Word is that a bill proposing a ban on text-messaging while driving won't be voted on by the Oklahoma House of Representatives, largely because Speaker T.W. Shannon isn't a fan of the idea. Shannon should give House members a chance to weigh in.
Under House Bill 1503 by Rep. Curtis McDaniel, D-Smithville, motorists could be fined up to $500 if caught using a cellphone to write, send or read a text message or email while driving. It includes exceptions for emergency response personnel, firefighters and law enforcement.
The bill made it out of the House Transportation Committee but reportedly won't make it to the House floor. Thursday is the deadline to vote on House bills that originated in the House. (A similar bill in the Senate was spiked in committee.)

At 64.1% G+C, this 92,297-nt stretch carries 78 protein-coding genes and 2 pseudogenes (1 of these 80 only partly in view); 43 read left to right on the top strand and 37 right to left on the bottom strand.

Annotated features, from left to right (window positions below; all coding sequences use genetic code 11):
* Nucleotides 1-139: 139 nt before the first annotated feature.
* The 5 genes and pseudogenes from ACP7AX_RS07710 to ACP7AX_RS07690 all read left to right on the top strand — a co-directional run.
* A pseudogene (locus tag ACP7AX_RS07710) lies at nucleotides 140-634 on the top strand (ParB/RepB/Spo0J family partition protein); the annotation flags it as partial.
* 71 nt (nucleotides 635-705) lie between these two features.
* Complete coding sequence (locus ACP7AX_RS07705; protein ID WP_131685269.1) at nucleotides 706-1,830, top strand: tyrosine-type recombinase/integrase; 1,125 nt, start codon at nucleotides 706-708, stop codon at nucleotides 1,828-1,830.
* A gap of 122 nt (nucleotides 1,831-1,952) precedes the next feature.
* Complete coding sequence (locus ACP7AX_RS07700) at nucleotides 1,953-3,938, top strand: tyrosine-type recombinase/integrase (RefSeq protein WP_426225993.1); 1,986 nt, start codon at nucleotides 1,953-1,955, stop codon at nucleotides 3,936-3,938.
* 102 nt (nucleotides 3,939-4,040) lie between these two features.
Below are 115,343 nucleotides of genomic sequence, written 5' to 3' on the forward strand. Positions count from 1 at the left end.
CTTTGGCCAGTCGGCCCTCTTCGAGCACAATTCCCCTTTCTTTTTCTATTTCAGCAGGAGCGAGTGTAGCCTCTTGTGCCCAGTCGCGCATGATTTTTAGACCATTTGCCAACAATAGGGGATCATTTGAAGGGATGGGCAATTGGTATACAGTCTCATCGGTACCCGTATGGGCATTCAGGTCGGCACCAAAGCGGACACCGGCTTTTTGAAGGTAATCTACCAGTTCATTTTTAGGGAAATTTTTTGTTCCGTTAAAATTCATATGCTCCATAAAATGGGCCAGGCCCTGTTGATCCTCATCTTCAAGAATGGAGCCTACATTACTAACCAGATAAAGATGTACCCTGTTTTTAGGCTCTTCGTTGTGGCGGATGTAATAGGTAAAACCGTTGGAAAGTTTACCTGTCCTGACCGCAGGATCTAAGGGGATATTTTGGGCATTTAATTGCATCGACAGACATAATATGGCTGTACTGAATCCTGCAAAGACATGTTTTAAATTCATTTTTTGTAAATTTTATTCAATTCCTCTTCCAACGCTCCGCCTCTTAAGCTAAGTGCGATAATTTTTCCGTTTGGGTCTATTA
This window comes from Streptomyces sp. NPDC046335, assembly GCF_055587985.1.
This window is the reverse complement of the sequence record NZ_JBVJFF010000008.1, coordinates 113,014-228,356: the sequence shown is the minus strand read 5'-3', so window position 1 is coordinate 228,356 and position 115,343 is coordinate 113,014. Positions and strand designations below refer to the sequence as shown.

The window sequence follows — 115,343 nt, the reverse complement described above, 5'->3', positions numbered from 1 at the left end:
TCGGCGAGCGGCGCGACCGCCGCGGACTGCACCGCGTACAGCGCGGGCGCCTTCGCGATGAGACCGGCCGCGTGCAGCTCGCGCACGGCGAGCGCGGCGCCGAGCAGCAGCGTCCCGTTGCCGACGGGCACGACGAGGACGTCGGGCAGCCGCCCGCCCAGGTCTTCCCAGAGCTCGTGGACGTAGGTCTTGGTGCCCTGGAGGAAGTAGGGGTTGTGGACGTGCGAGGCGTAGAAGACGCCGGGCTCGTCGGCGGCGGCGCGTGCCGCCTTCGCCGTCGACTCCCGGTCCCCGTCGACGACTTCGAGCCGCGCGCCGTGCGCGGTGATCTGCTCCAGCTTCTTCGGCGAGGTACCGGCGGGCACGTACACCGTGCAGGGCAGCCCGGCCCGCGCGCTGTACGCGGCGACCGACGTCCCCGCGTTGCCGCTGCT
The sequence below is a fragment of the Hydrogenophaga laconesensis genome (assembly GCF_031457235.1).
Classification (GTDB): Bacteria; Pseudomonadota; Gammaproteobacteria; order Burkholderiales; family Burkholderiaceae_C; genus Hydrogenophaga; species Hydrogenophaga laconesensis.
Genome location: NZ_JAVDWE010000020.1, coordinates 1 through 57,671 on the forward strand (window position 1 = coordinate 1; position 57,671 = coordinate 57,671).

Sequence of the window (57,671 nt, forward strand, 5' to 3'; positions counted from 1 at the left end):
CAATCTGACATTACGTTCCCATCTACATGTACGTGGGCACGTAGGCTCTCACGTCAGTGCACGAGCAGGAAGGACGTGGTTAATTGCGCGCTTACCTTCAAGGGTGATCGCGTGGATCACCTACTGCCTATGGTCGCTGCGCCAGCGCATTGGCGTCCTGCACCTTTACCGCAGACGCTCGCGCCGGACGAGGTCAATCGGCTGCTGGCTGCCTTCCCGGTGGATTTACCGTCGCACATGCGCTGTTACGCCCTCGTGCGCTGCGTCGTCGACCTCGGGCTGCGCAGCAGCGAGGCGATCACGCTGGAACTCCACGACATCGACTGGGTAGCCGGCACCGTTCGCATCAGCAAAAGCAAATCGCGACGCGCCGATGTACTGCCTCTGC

Shannon, R-Lawton, reportedly has concerns about whether such a law would be enforceable. That's no reason to kill it. Indeed, many in the law enforcement community — the men and women who would be responsible for writing the tickets — support the idea.
HB 1503 has no organized opposition. Thirty-nine other states have similar bans against texting at the wheel. Certainly many of them share Oklahomans' views that less government is better. But they also understand that anti-texting laws serve as a deterrent to what is a highly dangerous practice — not just to the person doing the texting, but to other motorists.
“Why we continue to send the message that texting behind the wheel is OK to do is beyond me,” said AAA Oklahoma's Chuck Mai, who is understandably exasperated. “This is our fourth year trying to get a law passed. What year is going to be the year we finally wake up and tell our drivers in Oklahoma that this is so dangerous?”
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